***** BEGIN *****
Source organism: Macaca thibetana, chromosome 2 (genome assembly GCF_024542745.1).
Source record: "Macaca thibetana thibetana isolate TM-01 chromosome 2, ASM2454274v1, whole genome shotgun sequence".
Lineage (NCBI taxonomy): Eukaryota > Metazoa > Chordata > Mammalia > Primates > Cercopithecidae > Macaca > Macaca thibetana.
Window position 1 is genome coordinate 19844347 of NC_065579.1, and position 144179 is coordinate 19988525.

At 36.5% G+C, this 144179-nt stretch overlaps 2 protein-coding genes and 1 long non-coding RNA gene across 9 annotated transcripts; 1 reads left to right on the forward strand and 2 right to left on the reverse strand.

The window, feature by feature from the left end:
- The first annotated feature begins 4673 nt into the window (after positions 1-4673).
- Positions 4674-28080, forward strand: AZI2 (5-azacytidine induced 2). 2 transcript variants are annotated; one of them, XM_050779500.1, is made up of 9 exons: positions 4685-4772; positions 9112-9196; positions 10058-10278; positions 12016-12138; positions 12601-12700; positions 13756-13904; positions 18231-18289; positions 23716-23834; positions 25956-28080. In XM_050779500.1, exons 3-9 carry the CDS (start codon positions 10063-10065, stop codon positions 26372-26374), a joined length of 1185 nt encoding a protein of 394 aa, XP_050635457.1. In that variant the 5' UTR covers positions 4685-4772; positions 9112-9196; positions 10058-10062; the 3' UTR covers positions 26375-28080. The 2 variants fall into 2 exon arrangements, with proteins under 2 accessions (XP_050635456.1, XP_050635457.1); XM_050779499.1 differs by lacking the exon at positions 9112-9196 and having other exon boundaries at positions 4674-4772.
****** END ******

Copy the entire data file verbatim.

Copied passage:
Source organism: Macaca thibetana, chromosome 2 (genome assembly GCF_024542745.1).
Source record: "Macaca thibetana thibetana isolate TM-01 chromosome 2, ASM2454274v1, whole genome shotgun sequence".
Lineage (NCBI taxonomy): Eukaryota > Metazoa > Chordata > Mammalia > Primates > Cercopithecidae > Macaca > Macaca thibetana.
Window position 1 is genome coordinate 19844347 of NC_065579.1, and position 144179 is coordinate 19988525.

At 36.5% G+C, this 144179-nt stretch overlaps 2 protein-coding genes and 1 long non-coding RNA gene across 9 annotated transcripts; 1 reads left to right on the forward strand and 2 right to left on the reverse strand.

The window, feature by feature from the left end:
- The first annotated feature begins 4673 nt into the window (after positions 1-4673).
- Positions 4674-28080, forward strand: AZI2 (5-azacytidine induced 2). 2 transcript variants are annotated; one of them, XM_050779500.1, is made up of 9 exons: positions 4685-4772; positions 9112-9196; positions 10058-10278; positions 12016-12138; positions 12601-12700; positions 13756-13904; positions 18231-18289; positions 23716-23834; positions 25956-28080. In XM_050779500.1, exons 3-9 carry the CDS (start codon positions 10063-10065, stop codon positions 26372-26374), a joined length of 1185 nt encoding a protein of 394 aa, XP_050635457.1. In that variant the 5' UTR covers positions 4685-4772; positions 9112-9196; positions 10058-10062; the 3' UTR covers positions 26375-28080. The 2 variants fall into 2 exon arrangements, with proteins under 2 accessions (XP_050635456.1, XP_050635457.1); XM_050779499.1 differs by lacking the exon at positions 9112-9196 and having other exon boundaries at positions 4674-4772.